“Don’t be caught Ruthless!” Book of Ruth, Part 1

The centrality of women as they feature in the 5 Megillos is impossible to ignore and speaks volumes about the role of women in Hashem’s greater scheme.  The five books are Esther, Ruth, Song of Songs (a love song between a man and a woman representing the relationship between G-d and the Jewish people), and Eicha (the other side of that same coin, being the lamentation when the woman is exiled and sent away from her beloved as was the case with the destruction of the 2 batei mikdash/temples).  (Koheles, the fifth megilla, Ecclesiastes is a bit harder to see the feminine connection, but then again, it is a different sort of Megilla to the others in many ways too.)

As I am doing my best to peel back the layers of Pardes – pshat/surface meaning, remez/hinted meaning, drash/deeper meaning and sod/secret meaning of the book of Ruth, I found myself scratching my head trying to make sense out of its very essence and seminal theme.

R Zeira of the Midrash says;

 מגילה זאת אין בה לא טומאה ולא טהרה לא איסור ולא התר למה נכתבה? ללמדך כמה שכר טוב לגומלי חסדים – “This scroll, contains no laws of purity and impurity, permitted and forbidden, so why was it written?  Only to teach us the reward for those who do loving-kindness.”

So, there we have it – the mission statement so to speak, the reason d’etre of this holy scroll.

And not only does this teaching of loving-kindness animate its existence and inclusion in our 24 books of Tanach, but it is the one that is read on Shavuos, the holiday in which we receive the Torah in its entirety.  Why?  We will borrow a verse from the Aishes Chayil poem, the Ode to the Jewish woman; (Actually, the whole poem says Rashi refers to the Torah not the woman!  The Woman is the mashal/analogy for the Torah itself!)

“ותורת חסד על לשונה” – “A Torah of kindness is on her tongue.”

A Torah that is not kind is not really Torah.  That is why on the day that we receive the laws about purity and impurity, Kosher and unkosher, permitted and forbidden, we read the Book of Ruth.


At the opening of the story Elimelech, the philanthropist and spiritual leader of the generation flees the knocks-on-his-door for desperate help during the G-d-sent famine that was ravaging the land. Rashi comments that he was the unfortunate owner of the sorry trait of miserliness, ( צרות עין in Hebrew). They escape to Moav, the land of a people that was forbidden to marry into the Jewish people because of their distinct deficit of precisely this trait of kindness.  (The Torah tells us that the acceptance of converts from Moav is forbidden because they failed to meet us with refreshments on our exodus from Egypt into their land. על דבר אשר לא קדמו אשכם בלחם ובמים.  In fact, the 3 tell-tale signs of a Jew no matter how far he may have strayed from observance is that he is a ביישן, רחמן,  and a גומל חסד, someone with modesty, compassion and who does loving-kindness.)  Perhaps it was this resonance of a certain selfishness of the man and the nation that drew Elimelech to choose Moav as his hiatus.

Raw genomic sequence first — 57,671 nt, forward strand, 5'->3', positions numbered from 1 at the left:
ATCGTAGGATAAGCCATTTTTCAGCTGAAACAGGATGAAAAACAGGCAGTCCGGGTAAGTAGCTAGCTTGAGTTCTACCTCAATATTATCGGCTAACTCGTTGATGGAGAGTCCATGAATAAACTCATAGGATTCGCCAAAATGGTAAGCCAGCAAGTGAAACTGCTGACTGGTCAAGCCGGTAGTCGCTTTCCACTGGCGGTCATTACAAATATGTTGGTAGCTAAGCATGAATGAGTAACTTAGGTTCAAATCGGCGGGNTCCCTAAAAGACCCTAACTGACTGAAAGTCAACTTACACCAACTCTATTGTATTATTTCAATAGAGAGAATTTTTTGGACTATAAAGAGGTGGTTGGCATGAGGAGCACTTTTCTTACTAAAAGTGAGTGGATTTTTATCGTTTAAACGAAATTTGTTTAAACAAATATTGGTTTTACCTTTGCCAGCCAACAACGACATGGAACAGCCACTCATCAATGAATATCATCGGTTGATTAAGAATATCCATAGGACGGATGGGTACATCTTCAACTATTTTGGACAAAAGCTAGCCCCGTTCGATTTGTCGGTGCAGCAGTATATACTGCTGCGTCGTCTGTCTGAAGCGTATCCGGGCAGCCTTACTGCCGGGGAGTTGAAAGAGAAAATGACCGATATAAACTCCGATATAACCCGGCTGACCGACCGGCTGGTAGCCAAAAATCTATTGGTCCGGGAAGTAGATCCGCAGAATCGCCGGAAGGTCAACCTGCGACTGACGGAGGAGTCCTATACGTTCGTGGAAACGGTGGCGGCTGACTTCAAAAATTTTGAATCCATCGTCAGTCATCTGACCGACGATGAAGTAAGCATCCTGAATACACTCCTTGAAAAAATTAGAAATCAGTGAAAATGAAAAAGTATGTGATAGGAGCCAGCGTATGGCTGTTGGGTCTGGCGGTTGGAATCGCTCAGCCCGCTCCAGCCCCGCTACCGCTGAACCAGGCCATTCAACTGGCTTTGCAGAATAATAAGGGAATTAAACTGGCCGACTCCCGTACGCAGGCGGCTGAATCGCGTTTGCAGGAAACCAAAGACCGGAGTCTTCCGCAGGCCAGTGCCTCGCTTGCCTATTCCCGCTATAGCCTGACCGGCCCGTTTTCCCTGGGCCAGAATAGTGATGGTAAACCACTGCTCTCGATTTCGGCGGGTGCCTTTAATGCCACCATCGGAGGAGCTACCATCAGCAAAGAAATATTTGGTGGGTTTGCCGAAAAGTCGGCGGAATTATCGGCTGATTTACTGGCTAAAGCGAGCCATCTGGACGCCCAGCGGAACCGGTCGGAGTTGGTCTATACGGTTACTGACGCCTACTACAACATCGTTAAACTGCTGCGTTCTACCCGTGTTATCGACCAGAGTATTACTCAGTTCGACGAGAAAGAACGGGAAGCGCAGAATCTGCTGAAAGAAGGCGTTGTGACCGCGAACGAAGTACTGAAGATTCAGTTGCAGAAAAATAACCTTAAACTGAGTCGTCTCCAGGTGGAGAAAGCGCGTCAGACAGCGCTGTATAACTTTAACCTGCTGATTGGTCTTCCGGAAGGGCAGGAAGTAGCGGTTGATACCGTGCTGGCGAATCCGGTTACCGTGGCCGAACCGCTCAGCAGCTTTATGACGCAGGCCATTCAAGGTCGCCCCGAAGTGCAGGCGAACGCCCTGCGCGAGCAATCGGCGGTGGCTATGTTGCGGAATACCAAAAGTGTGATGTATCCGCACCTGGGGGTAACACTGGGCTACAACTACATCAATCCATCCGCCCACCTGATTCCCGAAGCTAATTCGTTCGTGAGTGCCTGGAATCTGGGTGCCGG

Hashem punishes Elimelech for his sin which was an expression of this unforgivable flaw (in a Jew) with death.  His two sons, Machlon and Kilyon, spend the next ten years in Moav and marry Moabite princesses.  After this grace period in which Hashem hoped they would repent and find their way back to their home land, they too lose their lives.  Naomi, the previously bereft wife and now bereft mother, decides to make her own way back to the holy land when she hears the news that the famine had ended, this time destitute and forlorn.  Her two new daughters-in law, Ruth and Orpah, insist of accompanying her back to her G-d and her people, despite her bitter turn of fate.

It is here that the demonstration of kindness begins to emerge in its most positive sense.  Naomi encourages her daughters-in law to return to their Moabite legacies and blesses them; יעש ד’ עמכם חסד כאשר עשיתם עם המתים ועמדי – “May Hashem do Kindness unto you as you have done with the dead (organizing their burial shrouds according the Jewish law, a final kindness) and with me (by accompanying me).” The conversation ensues with Ruth pulling through in her commitment to accompany her mother in law all the way home and Orpah taking her leave to return to her people with nothing more than a parting kiss. (The midrash says that on the very night of her return to Moav, she performed the most lewd and debased acts of immorality.  Ruth, on the other hand, arrives in Beis Lechem fully believing that because she was a Moabitess, she would never be able to marry.  Her faith and love of Hashem surpassed the arguments of logic telling her that this move made no sense for her. Little did she know that the halachic ruling that only MEN from moav were prohibited from coming into the Jewish people through marriage, but not women.  (The reason for this is that Hashem had never expected the Moabite women to leave their homes to offer supplies to the fleeing Jewish refugees as it undermined the virtue of modesty.) But all this is only made known to her later in the story, and demonstrate that those who have faith in Hashem never lose in the long run.  Not only did she marry but she married the spiritual leader of the generation, Boaz the shofet/judge, and conceived the grandfather of David HaMelech, father of the moshiach.